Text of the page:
Robin Hood Case Study

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What problems does Robin Hood have? What issues need to be addressed?
Robin Hood is facing numerous problems and issues, but I think the most pressing problem is the fact that the band of Merrymen has far outgrown the available resources in Sherwood Forest. Robin Hood’s faith in succeeding by strength in numbers is quickly becoming a contributor to their downfall. Income is low at this point as well, so purchasing supplies, whether near or far, will soon become impossible. If the men aren’t fed, the men can’t function. Not only is the lack of available resources a problem, but the group itself is unorganized and is lacking sufficient leadership. The issue of the group’s decline in vigilance and discipline could lead to dire consequences, especially with the Sheriff actively searching for the band’s weaknesses, and this needs to be resolved immediately. Discuss how these concepts impact Robin’s band of Merrymen: Division of Labor: Other than the select few individuals (to be discussed later), the men have no individual or Specialized tasks. According to Henri Fayol, this concept is beneficial to the organization by allowing the men to specialize in a limited set of activities, thereby becoming more efficient and increasing their output (Carpenter, Bauer, and Erdogan 138). For example, rather than Much being solely in charge of provisioning, several men could now be in charge of smaller aspects of the task. One man could distribute only food, while another could handle arrows and other weapons. This would free up time for Much and give the other men an opportunity to become quite knowledgeable and skilled at their new tasks. Unity of Command: Currently, Robin Hood is the only Commander or Leader of the Merrymen. With the number of members increasing rapidly, he doesn’t know or likely never met most of his men. The men are possibly wasting time and resources attempting the same tasks. If the band was separated out into a more traditional format of Manager, Assistant Manager, Supervisor and so on, each person would only have one person to answer to. This would make the use of resources more efficient, and the men could put their time to better use. Communication on tasks already completed or assigned to an individual would allow the men to focus on other essential tasks. Centralization: All decisions are presumably being made by Robin Hood. The size of the group is entirely too large at this point for Centralized decision making. The Sheriff has been increasing the amount of spies in the area, and if the men should identify one, they need to quickly make a decision regarding the fate of the individual. Waiting for Robin Hood and his top men to make important decisions could result in the spy returning to the Sheriff with vital information or even a matter of life or death to his men. Empowering his men to make decisions would boost morale and confidence among the group as well. Discipline: As the number of members grows, discipline is becoming harder to enforce. If only one person is enforcing the rules (Little John), the men are not likely to take either him or the rules seriously. As discussed with Unity of Command, each man’s direct supervisor would also enforce discipline. It would be much easier to communicate the rules to smaller groups by their group leaders than the less effective process currently in place. Esprit de Corps: This concept speaks of team spirit and unity. Unfortunately the group is much disorganized and there is probably little to no unity in terms of morale or otherwise. The original band was united by their grievances against the Sheriff. As time passed, Robin was no longer concerned with the men’s motivation for joining the team. Cohesion within the group would prove to support motivation and productivity. What Strengths, Weaknesses, Opportunities, and Threats are inherent in this case? Strengths:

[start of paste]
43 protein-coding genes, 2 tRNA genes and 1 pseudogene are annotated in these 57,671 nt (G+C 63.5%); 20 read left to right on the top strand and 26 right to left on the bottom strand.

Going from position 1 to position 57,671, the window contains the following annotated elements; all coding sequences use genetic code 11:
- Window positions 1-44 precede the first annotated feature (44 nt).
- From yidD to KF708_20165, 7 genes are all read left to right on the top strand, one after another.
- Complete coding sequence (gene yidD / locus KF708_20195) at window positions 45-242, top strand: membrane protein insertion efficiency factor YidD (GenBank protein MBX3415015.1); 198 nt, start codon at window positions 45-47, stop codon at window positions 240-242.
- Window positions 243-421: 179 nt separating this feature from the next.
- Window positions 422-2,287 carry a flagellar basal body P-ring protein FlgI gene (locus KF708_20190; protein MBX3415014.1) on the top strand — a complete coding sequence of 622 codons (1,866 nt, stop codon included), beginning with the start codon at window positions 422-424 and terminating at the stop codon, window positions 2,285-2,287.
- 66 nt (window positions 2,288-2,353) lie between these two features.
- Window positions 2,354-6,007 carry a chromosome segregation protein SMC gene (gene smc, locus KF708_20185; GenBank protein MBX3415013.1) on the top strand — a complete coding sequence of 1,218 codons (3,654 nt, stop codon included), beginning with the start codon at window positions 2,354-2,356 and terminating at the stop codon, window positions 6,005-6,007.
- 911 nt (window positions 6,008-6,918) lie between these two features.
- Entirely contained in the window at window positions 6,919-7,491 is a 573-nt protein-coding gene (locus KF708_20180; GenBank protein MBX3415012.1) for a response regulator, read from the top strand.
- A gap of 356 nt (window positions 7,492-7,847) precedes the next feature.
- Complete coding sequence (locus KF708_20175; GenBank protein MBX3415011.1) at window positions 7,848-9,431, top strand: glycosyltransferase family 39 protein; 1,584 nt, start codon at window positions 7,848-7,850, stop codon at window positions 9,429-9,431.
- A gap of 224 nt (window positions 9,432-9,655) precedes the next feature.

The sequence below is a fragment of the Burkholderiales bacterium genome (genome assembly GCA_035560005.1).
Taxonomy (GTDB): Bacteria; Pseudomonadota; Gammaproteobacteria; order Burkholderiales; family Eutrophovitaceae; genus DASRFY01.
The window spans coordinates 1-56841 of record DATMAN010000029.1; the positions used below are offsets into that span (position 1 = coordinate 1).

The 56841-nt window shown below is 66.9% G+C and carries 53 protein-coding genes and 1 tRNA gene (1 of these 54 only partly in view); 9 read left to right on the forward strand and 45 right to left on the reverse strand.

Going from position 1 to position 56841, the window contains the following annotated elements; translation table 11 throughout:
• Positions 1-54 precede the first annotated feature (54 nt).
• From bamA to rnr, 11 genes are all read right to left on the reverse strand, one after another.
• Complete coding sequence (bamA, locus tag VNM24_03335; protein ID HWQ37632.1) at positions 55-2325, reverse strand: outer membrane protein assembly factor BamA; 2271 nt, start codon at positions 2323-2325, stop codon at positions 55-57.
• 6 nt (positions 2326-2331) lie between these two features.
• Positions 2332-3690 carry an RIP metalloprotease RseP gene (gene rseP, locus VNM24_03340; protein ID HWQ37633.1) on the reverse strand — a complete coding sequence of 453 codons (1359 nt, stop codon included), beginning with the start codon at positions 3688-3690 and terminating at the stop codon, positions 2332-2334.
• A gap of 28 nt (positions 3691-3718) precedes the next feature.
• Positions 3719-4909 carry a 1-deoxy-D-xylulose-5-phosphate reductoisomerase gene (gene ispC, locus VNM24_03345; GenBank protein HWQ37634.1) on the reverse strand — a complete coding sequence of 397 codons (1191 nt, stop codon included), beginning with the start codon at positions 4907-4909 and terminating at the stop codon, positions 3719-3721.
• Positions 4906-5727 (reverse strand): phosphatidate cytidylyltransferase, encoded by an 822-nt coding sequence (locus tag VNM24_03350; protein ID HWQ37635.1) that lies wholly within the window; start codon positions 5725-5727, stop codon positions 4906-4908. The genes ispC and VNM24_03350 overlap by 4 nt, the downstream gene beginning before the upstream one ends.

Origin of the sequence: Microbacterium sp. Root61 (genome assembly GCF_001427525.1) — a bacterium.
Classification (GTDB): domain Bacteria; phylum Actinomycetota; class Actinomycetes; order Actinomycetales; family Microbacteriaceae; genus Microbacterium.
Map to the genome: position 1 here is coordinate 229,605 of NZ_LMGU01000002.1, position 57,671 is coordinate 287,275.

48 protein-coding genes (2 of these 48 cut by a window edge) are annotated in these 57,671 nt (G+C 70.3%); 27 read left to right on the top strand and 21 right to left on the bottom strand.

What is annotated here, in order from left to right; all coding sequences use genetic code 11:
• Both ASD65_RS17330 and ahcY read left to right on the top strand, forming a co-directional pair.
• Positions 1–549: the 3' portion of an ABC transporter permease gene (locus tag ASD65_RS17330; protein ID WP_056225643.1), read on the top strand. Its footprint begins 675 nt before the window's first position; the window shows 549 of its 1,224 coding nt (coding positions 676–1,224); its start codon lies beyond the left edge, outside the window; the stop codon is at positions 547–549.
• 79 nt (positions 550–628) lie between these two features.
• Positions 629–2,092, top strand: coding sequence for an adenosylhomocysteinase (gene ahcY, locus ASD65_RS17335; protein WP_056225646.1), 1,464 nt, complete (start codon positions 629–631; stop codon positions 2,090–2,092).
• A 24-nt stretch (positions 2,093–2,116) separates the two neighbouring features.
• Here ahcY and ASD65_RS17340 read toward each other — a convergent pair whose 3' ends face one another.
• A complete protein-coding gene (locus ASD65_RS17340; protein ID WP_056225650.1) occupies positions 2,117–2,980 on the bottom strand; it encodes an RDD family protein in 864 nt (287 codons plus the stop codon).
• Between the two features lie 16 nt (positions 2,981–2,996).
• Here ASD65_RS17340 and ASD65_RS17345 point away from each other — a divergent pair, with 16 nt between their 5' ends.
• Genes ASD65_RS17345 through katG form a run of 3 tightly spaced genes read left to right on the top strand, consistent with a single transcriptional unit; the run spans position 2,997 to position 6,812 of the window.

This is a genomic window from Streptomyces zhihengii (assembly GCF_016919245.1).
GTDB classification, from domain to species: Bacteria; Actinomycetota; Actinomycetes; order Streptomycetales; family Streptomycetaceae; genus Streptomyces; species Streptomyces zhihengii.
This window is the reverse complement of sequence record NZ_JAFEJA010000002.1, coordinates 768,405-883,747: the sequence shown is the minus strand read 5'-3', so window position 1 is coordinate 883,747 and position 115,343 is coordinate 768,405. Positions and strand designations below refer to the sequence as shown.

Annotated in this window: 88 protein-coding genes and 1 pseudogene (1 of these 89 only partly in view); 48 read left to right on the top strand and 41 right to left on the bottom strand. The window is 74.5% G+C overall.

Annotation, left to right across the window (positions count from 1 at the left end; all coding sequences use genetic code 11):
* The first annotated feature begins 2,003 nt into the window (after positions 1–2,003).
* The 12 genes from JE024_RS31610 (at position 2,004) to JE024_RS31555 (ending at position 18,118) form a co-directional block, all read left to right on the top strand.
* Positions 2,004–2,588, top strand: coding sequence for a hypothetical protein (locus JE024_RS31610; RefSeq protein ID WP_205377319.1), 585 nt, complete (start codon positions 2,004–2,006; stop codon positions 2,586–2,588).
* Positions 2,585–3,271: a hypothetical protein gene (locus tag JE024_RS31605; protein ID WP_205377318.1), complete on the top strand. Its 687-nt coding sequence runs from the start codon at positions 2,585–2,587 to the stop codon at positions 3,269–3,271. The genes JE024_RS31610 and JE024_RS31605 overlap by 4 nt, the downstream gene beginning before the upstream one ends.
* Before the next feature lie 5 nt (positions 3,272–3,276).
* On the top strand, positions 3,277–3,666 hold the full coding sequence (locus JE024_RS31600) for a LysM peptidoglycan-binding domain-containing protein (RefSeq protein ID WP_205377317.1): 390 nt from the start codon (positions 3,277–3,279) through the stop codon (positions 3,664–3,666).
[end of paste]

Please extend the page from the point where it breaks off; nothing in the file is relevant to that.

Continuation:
The men are all excellent archers and thieves and take pride in that fact. •Robin has a...
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